Saab fighter jet guns for orders

Media playback is unsupported on your device
Media captionJorn Madslien finds out how Gripen fighter jets are made

The noise is earsplitting as the Gripen fighter jet takes off from a small airstrip on the outskirts of a small Swedish town, only to disappear amidst the clouds.

The jet is manufactured by Saab, a brand commonly associated with a struggling carmaker, though this is not the same one.

The fast-growing aerospace and defence group that shares the Saab name is not only quicker.

It is also much more successful and important - both for Sweden and for the company itself.

Investing for Sweden

Next to the runway, shared with the civilian Linkoping City Airport, long stretches of weatherboarded barracks surround a small, low-slung hangar where the fighter jet is made.

Inside, cool jazz from a radio competes with the sound of hammers beating against metal.

Media playback is unsupported on your device
Media captionPilot instructor Rhys Williams: 'It's fun to fly this jet'

At first sight, the place looks more like an artisan workshop than a manufacturing operation producing one of the most sophisticated fighter jets in the world.

The Gripen project has emerged from Sweden's desire not to rely on foreign companies for its defence capabilities. The programme has been further strengthened by the country's supportive industrial policy.

Sweden has realised that targeted investment in hi-tech sectors, such as the military aircraft industry, can be hugely beneficial for the nation as a whole, according to Gunnar Eliasson of Sweden's Royal Institute of Technology and the Ratio Institute, a free-market think tank.

"Long-term competitive sustainability of an industry requires the local presence of one or more technology-leading firms for the rest of industry to learn from," he says in a book on advanced public procurement as industrial policy.

Investment in the Gripen project "has generated an additional social return to society on the order of magnitude of at least 2.6 times the original development investment", according to Mr Eliasson.

Competitive jet

Image caption Building the Gripen fighter jets is a manual and highly skilled process

Saab's gain is a commercial product that is marketable across the world, according to Lennart Sindahl, head of Saab Aeronautics, the largest of the group's five divisions.

The Saab JAS 39 Gripen has so far been bought not only by Sweden, but also by the Czech Republic, Hungary, South Africa and Thailand, and the UK is using it as its advanced fast jet platform for test pilots worldwide.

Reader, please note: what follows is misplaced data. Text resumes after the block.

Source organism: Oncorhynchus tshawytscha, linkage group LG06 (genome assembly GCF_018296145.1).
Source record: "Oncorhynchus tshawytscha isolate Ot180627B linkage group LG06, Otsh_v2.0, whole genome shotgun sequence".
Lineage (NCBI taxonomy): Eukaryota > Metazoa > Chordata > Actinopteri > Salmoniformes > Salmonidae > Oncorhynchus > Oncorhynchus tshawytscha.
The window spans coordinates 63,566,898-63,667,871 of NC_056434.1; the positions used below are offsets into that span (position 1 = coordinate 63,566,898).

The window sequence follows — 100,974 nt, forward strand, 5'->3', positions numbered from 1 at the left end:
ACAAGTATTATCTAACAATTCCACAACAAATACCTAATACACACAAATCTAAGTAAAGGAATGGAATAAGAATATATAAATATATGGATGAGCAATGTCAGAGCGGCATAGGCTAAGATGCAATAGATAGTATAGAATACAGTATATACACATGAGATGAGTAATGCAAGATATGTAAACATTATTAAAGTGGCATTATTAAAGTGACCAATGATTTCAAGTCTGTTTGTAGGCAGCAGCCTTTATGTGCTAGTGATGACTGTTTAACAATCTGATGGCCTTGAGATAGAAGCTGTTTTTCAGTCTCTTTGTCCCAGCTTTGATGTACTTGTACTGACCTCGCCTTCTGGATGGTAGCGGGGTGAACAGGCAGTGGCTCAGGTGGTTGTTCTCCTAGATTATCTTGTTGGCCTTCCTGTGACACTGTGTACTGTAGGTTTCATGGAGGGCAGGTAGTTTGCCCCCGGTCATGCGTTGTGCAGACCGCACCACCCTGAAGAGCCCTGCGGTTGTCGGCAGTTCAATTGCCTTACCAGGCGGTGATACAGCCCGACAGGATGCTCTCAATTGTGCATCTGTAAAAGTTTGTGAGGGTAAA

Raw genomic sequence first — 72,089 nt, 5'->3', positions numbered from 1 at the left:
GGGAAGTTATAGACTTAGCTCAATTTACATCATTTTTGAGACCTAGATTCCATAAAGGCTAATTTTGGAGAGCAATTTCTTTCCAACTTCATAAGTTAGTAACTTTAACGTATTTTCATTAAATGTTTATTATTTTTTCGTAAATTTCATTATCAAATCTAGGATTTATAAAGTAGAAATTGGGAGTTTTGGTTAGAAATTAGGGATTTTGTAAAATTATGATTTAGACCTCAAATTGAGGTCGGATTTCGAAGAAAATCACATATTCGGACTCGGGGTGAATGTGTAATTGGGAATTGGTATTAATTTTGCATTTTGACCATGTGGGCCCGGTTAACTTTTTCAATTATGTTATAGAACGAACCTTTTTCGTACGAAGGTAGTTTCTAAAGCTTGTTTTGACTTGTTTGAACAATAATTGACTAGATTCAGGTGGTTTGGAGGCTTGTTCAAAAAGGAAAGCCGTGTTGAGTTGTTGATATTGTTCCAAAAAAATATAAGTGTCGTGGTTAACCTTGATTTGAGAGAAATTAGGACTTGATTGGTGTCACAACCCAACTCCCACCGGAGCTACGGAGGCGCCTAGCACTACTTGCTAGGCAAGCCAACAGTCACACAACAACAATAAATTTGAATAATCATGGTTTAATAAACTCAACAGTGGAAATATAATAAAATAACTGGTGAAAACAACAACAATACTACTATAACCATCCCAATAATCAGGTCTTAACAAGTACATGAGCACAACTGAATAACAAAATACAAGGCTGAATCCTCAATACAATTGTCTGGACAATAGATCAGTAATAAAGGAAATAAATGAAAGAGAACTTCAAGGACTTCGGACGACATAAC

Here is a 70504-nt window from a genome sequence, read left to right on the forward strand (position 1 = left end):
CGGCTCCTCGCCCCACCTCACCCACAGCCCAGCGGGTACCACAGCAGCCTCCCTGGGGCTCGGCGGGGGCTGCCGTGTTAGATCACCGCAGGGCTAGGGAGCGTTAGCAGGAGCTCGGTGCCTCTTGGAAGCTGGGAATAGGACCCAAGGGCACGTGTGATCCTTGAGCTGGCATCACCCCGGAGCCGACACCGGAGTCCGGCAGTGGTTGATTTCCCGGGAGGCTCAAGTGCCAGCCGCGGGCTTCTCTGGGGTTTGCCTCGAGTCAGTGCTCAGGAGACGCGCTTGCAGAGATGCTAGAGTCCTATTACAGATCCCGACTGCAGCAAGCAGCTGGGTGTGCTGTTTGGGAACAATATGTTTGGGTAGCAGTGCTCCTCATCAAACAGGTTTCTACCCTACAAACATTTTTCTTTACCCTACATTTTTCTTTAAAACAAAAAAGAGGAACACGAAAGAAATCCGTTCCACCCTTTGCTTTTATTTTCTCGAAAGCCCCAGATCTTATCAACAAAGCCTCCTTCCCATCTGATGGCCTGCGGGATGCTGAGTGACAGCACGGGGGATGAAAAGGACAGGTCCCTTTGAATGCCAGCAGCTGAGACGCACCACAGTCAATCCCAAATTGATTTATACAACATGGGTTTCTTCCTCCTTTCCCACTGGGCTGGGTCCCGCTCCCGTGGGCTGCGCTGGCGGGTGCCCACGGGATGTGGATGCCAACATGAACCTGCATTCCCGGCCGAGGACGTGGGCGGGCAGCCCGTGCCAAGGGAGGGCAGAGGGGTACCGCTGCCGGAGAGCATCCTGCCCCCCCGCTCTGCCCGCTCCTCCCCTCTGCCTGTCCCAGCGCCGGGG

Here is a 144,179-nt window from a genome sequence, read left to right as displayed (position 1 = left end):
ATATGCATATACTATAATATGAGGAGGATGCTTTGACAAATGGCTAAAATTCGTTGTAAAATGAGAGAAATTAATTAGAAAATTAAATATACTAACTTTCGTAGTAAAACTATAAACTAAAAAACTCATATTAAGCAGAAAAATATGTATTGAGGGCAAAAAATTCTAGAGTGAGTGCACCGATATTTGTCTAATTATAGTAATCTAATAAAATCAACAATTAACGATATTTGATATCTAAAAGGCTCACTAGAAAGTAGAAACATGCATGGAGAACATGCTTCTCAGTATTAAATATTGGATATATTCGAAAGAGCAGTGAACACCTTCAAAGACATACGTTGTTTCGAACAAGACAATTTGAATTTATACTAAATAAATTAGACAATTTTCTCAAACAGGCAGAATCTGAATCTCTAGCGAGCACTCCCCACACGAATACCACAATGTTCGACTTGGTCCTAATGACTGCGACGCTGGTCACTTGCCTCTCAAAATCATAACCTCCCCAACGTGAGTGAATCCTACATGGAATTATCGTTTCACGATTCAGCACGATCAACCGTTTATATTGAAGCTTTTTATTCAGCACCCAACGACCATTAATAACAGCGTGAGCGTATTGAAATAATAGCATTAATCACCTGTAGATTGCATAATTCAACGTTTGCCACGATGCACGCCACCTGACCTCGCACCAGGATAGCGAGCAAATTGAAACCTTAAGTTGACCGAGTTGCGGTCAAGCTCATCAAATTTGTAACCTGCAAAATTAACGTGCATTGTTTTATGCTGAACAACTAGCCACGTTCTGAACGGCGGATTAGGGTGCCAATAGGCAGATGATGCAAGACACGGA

"It's quite fun to fly. The aircraft itself handles really well," says British instructor pilot Rhys Williams.

Saab is convinced it can extend its list of customer countries considerably over the next decade or so, as some 5,000 of the 13,000 fighter jets currently in operation are scheduled for retirement, and as emerging nations prepare to gear up their air forces.

"For the Gripen, there are new markets and market possibilities coming along all the time," Mr Sindahl tells BBC News in an interview.

Up for grabs

The biggest contract that everyone is fighting for at the moment is an anticipated $11bn (£6.7bn) Indian order for 126 fighter jets, set to become one of the biggest export orders in the history of the defence industry.

Image caption The Saab Gripen fighter jet is being sold to countries all over the world

Saab was recently told it had not been shortlisted for the Indian contract, due to be awarded in March 2012, but remains hopeful nevertheless.

"We are pushing ahead with the Indian campaign," says Mr Sindahl. "We are definitely not giving up."

A Brazilian contract for at least 36 fighter jets - and perhaps as many as 100 - is also up for grabs, and here Saab is optimistic.

"The Brazilians want to acquire knowledge about fighter design, and the best way to do that is not that we tell them but that we do it together," Mr Sindahl says.

"A very important part of our offer... is that we are in a situation where we can offer them to be part of the development of the Gripen for Brazil," he continues.

Brazilian aircraft manufacturer Embraer could become both a local manufacturer as well as a seller of the fighter jet to other South American countries, he says.

Critical period

Image caption Customer countries are invited to take part in the development of the Gripen fighter jet

Saab is convinced its lightweight single-engine multirole fighter aircraft is both as capable as and much cheaper to buy and operate than larger, twin-engined jets such as the Eurofighter Typhoon, Dassault's Rafale and Boeing's Super Hornet - not to mention Lockheed Martin's F-35 Joint Strike Fighter, which has suffered from cost overruns running into billions of dollars.

By contrast, Mr Sindahl observes: "We made the Gripen demonstrator at 40% of the original budget because we introduced new ways of working.

"In almost all the campaigns we have the advantage of low cost, with respect to purchasing and operating the aircraft."

The next few months will be critical as the potential Gripen customers make up their minds.

Saab knows that it probably will not win all the contracts.

But winning just some of them will bring in billions of dollars for the firm.

This year's Paris Air Show will take place at Le Bourget exhibition centre on the outskirts of Paris from 20 to 26 June 2011.

Related Internet links

The BBC is not responsible for the content of external Internet sites